Roads minister Robert Goodwill has told a cycle campaign group that he agrees with the ‘pavement cycling’ guidance issued 15 years ago by the Home Office. Before fining cyclists for riding on the footway, police officers ought to use their discretion, said the minister, and not automatically issue a fixed penalty notice. The guidance has since been circulated to all local police forces by ACPO, the association of chief police officers.
On 1st August 1999, new legislation came into force to allow a fixed penalty notice to be served on anyone who is guilty of cycling on a footway. However the Home Office issued guidance on how the new legislation should be applied, indicating that they should only be used where a cyclist is riding in a manner that may endanger others. The then Home Office Minister Paul Boateng issued a letter stating that:
“The introduction of the fixed penalty is not aimed at responsible cyclists who sometimes feel obliged to use the pavement out of fear of traffic and who show consideration to other pavement users when doing so. Chief police officers, who are responsible for enforcement, acknowledge that many cyclists, particularly children and young people, are afraid to cycle on the road, sensitivity and careful use of police discretion is required.”
Almost identical advice has since been issued by the Home Office with regards the use of fixed penalty notices by ‘Community Support Officers’ and wardens.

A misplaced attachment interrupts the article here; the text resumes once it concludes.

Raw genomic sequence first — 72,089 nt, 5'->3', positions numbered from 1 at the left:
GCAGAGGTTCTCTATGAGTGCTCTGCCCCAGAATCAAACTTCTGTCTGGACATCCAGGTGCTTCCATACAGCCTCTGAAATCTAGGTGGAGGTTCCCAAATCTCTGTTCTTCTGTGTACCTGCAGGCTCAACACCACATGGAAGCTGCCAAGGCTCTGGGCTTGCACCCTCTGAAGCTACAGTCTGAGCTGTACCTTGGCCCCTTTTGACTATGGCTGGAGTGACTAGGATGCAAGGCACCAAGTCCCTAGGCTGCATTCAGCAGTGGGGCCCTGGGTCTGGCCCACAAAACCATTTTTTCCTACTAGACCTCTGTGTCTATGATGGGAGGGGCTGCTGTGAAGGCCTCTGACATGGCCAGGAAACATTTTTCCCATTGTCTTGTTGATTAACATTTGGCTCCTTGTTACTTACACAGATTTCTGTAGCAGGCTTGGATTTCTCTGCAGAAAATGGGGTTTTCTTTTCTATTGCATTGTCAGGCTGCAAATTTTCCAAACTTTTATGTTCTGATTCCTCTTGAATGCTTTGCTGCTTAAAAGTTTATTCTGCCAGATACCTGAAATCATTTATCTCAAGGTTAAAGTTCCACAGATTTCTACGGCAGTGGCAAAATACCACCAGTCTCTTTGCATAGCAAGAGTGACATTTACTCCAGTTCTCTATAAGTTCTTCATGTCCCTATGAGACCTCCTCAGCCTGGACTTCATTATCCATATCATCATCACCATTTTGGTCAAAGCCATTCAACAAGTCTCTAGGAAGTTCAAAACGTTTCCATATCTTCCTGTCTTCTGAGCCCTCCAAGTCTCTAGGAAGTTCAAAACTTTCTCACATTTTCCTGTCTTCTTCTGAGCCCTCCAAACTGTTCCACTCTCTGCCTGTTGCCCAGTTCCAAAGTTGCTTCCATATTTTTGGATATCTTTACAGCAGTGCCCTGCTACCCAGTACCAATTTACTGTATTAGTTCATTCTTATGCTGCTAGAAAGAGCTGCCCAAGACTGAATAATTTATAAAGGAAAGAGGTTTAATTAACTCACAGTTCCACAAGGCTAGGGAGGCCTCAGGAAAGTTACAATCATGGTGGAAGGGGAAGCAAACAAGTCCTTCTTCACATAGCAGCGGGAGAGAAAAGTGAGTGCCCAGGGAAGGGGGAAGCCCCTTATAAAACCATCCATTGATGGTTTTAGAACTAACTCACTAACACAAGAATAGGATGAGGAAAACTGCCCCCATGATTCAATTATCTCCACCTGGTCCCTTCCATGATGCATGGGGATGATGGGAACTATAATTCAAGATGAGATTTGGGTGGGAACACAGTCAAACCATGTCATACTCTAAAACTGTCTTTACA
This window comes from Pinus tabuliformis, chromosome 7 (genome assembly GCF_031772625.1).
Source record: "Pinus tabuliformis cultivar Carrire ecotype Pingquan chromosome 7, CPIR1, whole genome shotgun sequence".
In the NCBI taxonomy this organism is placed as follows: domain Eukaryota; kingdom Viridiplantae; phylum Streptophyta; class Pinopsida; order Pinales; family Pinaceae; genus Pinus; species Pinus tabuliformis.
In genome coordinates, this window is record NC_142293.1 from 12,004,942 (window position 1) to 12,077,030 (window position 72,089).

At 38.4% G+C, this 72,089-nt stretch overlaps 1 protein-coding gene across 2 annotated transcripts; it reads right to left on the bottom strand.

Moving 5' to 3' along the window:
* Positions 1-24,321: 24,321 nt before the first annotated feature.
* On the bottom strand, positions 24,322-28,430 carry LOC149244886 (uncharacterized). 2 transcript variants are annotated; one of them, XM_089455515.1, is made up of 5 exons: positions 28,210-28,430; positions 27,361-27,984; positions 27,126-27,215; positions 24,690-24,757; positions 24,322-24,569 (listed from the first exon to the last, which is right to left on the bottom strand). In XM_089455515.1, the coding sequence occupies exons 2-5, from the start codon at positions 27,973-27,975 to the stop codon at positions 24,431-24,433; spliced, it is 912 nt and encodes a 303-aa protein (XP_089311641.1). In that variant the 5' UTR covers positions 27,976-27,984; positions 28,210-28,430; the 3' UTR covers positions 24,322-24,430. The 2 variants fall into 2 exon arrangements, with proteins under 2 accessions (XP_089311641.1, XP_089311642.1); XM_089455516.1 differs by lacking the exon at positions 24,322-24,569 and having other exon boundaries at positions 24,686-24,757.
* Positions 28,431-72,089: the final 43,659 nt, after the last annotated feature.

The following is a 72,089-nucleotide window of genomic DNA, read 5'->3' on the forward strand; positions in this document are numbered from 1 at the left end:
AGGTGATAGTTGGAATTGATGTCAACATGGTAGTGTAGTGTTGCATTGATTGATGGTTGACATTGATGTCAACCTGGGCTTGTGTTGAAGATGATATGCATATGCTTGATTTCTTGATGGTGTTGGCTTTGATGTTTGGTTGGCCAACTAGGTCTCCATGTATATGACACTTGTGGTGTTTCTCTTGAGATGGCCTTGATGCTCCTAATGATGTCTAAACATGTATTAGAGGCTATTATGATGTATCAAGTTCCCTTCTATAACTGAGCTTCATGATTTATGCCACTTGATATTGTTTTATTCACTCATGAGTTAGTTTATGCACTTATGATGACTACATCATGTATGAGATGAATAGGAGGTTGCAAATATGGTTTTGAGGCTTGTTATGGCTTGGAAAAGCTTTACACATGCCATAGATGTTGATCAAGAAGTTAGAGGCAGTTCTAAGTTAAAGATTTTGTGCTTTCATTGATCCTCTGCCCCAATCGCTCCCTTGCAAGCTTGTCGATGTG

“CSOs and accredited persons will be accountable in the same way as police officers. They will be under the direction and control of the chief officer, supervised on a daily basis by the local community beat officer and will be subject to the same police complaints system. The Government have included provision in the Anti Social Behaviour Bill to enable CSOs and accredited persons to stop those cycling irresponsibly on the pavement in order to issue a fixed penalty notice.
I should stress that the issue is about inconsiderate cycling on the pavements. The new provisions are not aimed at responsible cyclists who sometimes feel obliged to use the pavement out of fear of the traffic, and who show consideration to other road users when doing so. Chief officers recognise that the fixed penalty needs to be used with a considerable degree of discretion and it cannot be issued to anyone under the age of 16. (Letter to Mr H. Peel from John Crozier of The Home Office, reference T5080/4, 23 February 2004)
Goodwill said: “Thank you for bringing the issue of cycling on the pavement around dangerous junctions…to my attention. I agree that the police should be using discretion in enforcing this law and would support Paul Boateng’s original guidance.”
The Association of Chief Police Officers then circulated this reiteration of the 1999 advice to all local police forces. ACPO’s National Policing Lead for Cycling Assistant Chief Constable Mark Milsom said: “We welcome the re-issued guidance from the Minister for Cycling in respect of cycling on the pavement and have re-circulated this to all local forces.”